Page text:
This week I was honored to deliver a keynote presentation for the Group Performance Improvement Network (GPIN) semi-annual meeting which brings together over 300 leaders from large, integrated medical groups, both independent and health system-affiliated—a “who’s who” of the most progressive physician organizations from around the country. For years, medical group and physician leaders have lauded GPIN as their go-to source for networking and sourcing new ideas for medical group operations and practice change, praising the collaborative ethos of the membership. But this was the first chance I’ve had to observe GPIN in action. The first thing I noticed is that despite its size, the group feels like family. Everyone knows each other, with connections that extend outside the meetings. Much of the time was spent in a combination of rapid-fire, well-honed presentations and focused small-group discussion. “Action” is not a word that defines the typical conference-going experience of sitting in a chilly ballroom listening to speaker after speaker. But based on my day with the group, GPIN has managed to create something truly unique, a conference experience that engenders real-time idea sharing and problem-solving for issues as diverse as behavioral health treatment models to AI-driven scheduling algorithms. If I were leading a medical group, it would be my go-to resource for practice improvement.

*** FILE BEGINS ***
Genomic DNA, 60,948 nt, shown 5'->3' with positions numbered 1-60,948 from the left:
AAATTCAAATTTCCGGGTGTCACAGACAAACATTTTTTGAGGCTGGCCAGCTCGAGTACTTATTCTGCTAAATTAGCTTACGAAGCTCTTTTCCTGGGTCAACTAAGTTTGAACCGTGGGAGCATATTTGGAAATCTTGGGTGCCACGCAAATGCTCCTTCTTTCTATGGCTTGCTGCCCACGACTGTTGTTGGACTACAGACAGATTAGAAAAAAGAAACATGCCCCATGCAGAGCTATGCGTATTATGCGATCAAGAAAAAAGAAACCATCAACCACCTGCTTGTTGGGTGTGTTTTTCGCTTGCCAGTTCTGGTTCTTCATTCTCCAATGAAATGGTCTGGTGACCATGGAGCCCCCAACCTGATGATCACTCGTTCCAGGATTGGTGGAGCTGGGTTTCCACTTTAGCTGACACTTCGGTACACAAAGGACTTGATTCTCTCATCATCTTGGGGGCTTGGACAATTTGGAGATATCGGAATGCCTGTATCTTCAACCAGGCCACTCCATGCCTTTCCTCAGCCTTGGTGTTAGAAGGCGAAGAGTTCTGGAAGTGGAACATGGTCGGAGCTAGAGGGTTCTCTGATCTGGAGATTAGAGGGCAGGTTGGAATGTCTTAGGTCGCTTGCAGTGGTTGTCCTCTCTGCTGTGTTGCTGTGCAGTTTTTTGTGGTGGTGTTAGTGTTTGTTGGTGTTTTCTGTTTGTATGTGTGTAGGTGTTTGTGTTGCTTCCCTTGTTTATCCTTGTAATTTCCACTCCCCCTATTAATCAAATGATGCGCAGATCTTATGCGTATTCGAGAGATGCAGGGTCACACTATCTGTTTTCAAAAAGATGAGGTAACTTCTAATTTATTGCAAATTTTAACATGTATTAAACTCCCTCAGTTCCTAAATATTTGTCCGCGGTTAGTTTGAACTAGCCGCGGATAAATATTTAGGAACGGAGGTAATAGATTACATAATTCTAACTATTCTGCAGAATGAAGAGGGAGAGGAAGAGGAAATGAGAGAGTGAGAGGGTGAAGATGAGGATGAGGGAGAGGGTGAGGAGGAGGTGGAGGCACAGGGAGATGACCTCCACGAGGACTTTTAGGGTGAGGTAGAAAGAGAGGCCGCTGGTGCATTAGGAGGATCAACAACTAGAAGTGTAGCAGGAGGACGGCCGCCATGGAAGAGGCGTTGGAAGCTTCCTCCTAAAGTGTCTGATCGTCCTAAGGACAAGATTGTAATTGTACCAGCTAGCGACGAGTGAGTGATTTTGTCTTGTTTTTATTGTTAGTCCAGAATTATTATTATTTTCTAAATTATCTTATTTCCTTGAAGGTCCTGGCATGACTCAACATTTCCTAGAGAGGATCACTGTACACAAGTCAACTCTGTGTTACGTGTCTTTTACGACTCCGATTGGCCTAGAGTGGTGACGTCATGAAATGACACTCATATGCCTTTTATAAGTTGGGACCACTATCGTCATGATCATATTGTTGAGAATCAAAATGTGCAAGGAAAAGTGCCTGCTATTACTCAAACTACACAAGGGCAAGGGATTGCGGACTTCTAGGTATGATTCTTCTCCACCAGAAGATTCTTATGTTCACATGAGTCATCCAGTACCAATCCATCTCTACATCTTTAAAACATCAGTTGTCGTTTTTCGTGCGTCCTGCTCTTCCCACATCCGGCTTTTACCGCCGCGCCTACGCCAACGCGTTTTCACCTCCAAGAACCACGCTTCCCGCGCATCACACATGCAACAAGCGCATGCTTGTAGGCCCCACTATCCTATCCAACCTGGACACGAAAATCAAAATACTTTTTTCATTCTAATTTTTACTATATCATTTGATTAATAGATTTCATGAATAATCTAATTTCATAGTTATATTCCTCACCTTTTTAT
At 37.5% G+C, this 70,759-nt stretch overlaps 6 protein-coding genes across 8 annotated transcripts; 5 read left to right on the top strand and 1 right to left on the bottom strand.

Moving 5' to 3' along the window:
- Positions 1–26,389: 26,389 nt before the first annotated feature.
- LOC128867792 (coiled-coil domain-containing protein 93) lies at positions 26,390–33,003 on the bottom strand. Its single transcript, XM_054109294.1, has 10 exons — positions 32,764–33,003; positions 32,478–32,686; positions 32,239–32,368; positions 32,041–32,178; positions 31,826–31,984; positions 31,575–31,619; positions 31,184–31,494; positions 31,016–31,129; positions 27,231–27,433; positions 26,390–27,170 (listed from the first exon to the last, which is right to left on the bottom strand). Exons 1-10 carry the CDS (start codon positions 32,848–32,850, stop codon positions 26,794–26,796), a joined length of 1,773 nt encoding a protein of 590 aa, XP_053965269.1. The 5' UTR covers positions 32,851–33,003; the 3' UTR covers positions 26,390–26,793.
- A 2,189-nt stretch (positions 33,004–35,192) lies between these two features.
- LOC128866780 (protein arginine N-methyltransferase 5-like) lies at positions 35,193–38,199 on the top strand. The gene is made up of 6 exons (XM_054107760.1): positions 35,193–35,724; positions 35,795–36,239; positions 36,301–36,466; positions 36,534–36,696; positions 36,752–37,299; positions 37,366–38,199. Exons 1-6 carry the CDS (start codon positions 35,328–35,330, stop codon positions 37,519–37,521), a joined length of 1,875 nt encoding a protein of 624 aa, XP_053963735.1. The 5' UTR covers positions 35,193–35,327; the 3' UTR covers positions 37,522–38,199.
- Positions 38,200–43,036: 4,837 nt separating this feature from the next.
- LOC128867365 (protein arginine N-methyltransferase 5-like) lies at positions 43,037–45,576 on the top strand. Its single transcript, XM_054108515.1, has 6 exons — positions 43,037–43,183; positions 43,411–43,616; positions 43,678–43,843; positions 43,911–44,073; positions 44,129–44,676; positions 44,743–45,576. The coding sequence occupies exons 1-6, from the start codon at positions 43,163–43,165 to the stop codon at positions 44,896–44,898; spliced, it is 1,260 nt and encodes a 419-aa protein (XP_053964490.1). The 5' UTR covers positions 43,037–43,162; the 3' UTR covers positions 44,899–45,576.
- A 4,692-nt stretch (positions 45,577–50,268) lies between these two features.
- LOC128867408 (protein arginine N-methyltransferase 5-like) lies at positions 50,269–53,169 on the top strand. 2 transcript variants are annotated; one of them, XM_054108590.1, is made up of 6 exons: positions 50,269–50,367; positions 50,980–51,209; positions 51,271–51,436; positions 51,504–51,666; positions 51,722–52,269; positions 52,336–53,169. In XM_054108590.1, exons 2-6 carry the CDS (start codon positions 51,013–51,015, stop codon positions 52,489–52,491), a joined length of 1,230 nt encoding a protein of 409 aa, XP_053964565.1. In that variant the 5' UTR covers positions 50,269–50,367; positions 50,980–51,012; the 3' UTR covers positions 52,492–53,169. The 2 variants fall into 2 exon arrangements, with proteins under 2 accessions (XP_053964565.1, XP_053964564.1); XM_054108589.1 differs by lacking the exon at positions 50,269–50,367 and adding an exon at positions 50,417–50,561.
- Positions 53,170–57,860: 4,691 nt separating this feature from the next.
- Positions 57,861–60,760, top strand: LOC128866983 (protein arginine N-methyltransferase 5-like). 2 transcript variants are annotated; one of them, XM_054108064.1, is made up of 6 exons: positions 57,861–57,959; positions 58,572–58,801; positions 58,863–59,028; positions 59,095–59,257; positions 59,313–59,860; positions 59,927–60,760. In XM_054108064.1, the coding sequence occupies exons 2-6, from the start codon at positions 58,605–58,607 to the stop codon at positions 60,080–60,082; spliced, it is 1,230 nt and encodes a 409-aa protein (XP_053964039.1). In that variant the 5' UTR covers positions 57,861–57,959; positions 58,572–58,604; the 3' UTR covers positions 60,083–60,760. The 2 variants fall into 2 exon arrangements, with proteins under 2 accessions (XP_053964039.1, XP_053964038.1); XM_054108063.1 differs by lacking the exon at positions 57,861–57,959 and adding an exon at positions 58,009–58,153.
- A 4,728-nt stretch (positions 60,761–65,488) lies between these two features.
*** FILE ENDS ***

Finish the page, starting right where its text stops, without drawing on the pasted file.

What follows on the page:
Growing concern about violence in the hospital setting

Chas:
During a visit to one of our member health systems recently, I polled the executive team for a list of their most pressing, “up-at-night” concerns, and again heard about an issue that’s been coming up with alarming frequency in the past few months—patient violence against healthcare workers. It’s an endemic problem in our industry, one that’s been well-documented but for which there are few real solutions. Data from the Occupational Safety and Health Administration (OSHA) indicate that of the more than 25,000 workplace assaults reported each year, more than 75 percent occur in healthcare and social services settings. And that’s probably a significant undercounting of violent incidents—in many places, clinical workers simply assume that dealing with patient assaults “comes with the territory”, and don’t report incidents. The executives I spoke with expressed frustration with their ability to mitigate the problem—measures such as adding security personnel and screening for weapons have only put a small dent in the trend. The hospital is seeing a growing number of patients under the influence of drugs—particularly methamphetamines—assaulting nurses and emergency department personnel. Some states have stiffer penalties in place for those who commit violent acts against healthcare workers, but only a handful require tracking and reporting of violent patient incidents. In an environment where caregivers are already under intense pressure to increase efficiency, reduce cost, and deliver better outcomes for patients, having to deal with the pervasive issue of workplace violence is incredibly demoralizing—clearly, more needs to be done to address this problem.


THIS WEEK AT GIST—ON THE PODCAST

All the headlines in healthcare policy, business, and more, in ten minutes or less every weekday morning.

On this past Monday’s episode, host Alex Olgin talked to healthcare attorney Jim Daniel about proposed changes to enforcement of the Stark law and anti-kickback regulations, and what those changes might mean for hospitals looking to work more closely with physicians on value-based care initiatives. Hear what Daniel has been hearing from his clients, and what changes to the proposed rule he expects to see.

[Subscribe on Apple, Spotify, Google, or wherever fine podcasts are available, and leave us a review!]


ON THE GIST TURNTABLE

Give this a spin—you might like it.